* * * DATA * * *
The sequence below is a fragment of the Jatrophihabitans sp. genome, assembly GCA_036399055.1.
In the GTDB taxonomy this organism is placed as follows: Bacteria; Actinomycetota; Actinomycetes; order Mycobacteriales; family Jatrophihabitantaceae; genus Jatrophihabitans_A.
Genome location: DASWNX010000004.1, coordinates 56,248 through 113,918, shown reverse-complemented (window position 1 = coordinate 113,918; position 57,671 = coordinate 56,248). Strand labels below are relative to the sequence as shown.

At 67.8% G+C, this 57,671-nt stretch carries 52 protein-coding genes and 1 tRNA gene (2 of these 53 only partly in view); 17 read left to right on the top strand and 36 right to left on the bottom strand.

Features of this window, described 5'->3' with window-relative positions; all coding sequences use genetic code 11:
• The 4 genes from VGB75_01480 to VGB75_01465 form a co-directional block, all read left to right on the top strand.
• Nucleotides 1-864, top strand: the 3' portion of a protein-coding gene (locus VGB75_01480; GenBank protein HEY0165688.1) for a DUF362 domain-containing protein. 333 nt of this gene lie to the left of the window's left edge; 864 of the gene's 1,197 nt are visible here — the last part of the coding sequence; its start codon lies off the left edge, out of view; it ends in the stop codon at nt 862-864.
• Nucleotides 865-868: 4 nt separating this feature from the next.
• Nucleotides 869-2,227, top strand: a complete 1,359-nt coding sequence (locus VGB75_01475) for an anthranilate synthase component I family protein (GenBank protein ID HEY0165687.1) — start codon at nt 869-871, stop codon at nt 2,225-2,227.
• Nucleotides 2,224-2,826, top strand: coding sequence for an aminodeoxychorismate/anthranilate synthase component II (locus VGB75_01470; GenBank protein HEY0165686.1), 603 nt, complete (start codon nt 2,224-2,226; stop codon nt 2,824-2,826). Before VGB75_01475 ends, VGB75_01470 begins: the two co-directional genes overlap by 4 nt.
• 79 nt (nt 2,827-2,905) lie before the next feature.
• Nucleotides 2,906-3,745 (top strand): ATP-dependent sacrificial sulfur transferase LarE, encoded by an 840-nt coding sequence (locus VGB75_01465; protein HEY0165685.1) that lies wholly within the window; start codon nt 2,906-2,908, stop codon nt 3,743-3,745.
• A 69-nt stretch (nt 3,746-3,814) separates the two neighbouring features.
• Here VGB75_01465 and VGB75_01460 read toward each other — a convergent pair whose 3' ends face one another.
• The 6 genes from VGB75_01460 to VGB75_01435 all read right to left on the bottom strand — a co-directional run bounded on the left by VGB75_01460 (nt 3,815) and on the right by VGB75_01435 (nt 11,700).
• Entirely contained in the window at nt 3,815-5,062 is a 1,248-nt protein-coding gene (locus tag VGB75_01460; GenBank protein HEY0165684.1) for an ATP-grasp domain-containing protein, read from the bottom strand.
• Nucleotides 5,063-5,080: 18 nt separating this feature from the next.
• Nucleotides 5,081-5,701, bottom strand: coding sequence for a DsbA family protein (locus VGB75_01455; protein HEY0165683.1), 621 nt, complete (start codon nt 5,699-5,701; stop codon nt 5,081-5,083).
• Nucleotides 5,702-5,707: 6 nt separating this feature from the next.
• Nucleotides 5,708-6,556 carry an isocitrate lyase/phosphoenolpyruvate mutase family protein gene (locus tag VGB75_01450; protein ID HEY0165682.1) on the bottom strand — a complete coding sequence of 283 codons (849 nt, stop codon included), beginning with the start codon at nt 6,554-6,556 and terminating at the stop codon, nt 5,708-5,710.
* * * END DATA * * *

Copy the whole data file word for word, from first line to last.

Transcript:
The sequence below is a fragment of the Jatrophihabitans sp. genome, assembly GCA_036399055.1.
In the GTDB taxonomy this organism is placed as follows: Bacteria; Actinomycetota; Actinomycetes; order Mycobacteriales; family Jatrophihabitantaceae; genus Jatrophihabitans_A.
Genome location: DASWNX010000004.1, coordinates 56,248 through 113,918, shown reverse-complemented (window position 1 = coordinate 113,918; position 57,671 = coordinate 56,248). Strand labels below are relative to the sequence as shown.

At 67.8% G+C, this 57,671-nt stretch carries 52 protein-coding genes and 1 tRNA gene (2 of these 53 only partly in view); 17 read left to right on the top strand and 36 right to left on the bottom strand.

Features of this window, described 5'->3' with window-relative positions; all coding sequences use genetic code 11:
• The 4 genes from VGB75_01480 to VGB75_01465 form a co-directional block, all read left to right on the top strand.
• Nucleotides 1-864, top strand: the 3' portion of a protein-coding gene (locus VGB75_01480; GenBank protein HEY0165688.1) for a DUF362 domain-containing protein. 333 nt of this gene lie to the left of the window's left edge; 864 of the gene's 1,197 nt are visible here — the last part of the coding sequence; its start codon lies off the left edge, out of view; it ends in the stop codon at nt 862-864.
• Nucleotides 865-868: 4 nt separating this feature from the next.
• Nucleotides 869-2,227, top strand: a complete 1,359-nt coding sequence (locus VGB75_01475) for an anthranilate synthase component I family protein (GenBank protein ID HEY0165687.1) — start codon at nt 869-871, stop codon at nt 2,225-2,227.
• Nucleotides 2,224-2,826, top strand: coding sequence for an aminodeoxychorismate/anthranilate synthase component II (locus VGB75_01470; GenBank protein HEY0165686.1), 603 nt, complete (start codon nt 2,224-2,226; stop codon nt 2,824-2,826). Before VGB75_01475 ends, VGB75_01470 begins: the two co-directional genes overlap by 4 nt.
• 79 nt (nt 2,827-2,905) lie before the next feature.
• Nucleotides 2,906-3,745 (top strand): ATP-dependent sacrificial sulfur transferase LarE, encoded by an 840-nt coding sequence (locus VGB75_01465; protein HEY0165685.1) that lies wholly within the window; start codon nt 2,906-2,908, stop codon nt 3,743-3,745.
• A 69-nt stretch (nt 3,746-3,814) separates the two neighbouring features.
• Here VGB75_01465 and VGB75_01460 read toward each other — a convergent pair whose 3' ends face one another.
• The 6 genes from VGB75_01460 to VGB75_01435 all read right to left on the bottom strand — a co-directional run bounded on the left by VGB75_01460 (nt 3,815) and on the right by VGB75_01435 (nt 11,700).
• Entirely contained in the window at nt 3,815-5,062 is a 1,248-nt protein-coding gene (locus tag VGB75_01460; GenBank protein HEY0165684.1) for an ATP-grasp domain-containing protein, read from the bottom strand.
• Nucleotides 5,063-5,080: 18 nt separating this feature from the next.
• Nucleotides 5,081-5,701, bottom strand: coding sequence for a DsbA family protein (locus VGB75_01455; protein HEY0165683.1), 621 nt, complete (start codon nt 5,699-5,701; stop codon nt 5,081-5,083).
• Nucleotides 5,702-5,707: 6 nt separating this feature from the next.
• Nucleotides 5,708-6,556 carry an isocitrate lyase/phosphoenolpyruvate mutase family protein gene (locus tag VGB75_01450; protein ID HEY0165682.1) on the bottom strand — a complete coding sequence of 283 codons (849 nt, stop codon included), beginning with the start codon at nt 6,554-6,556 and terminating at the stop codon, nt 5,708-5,710.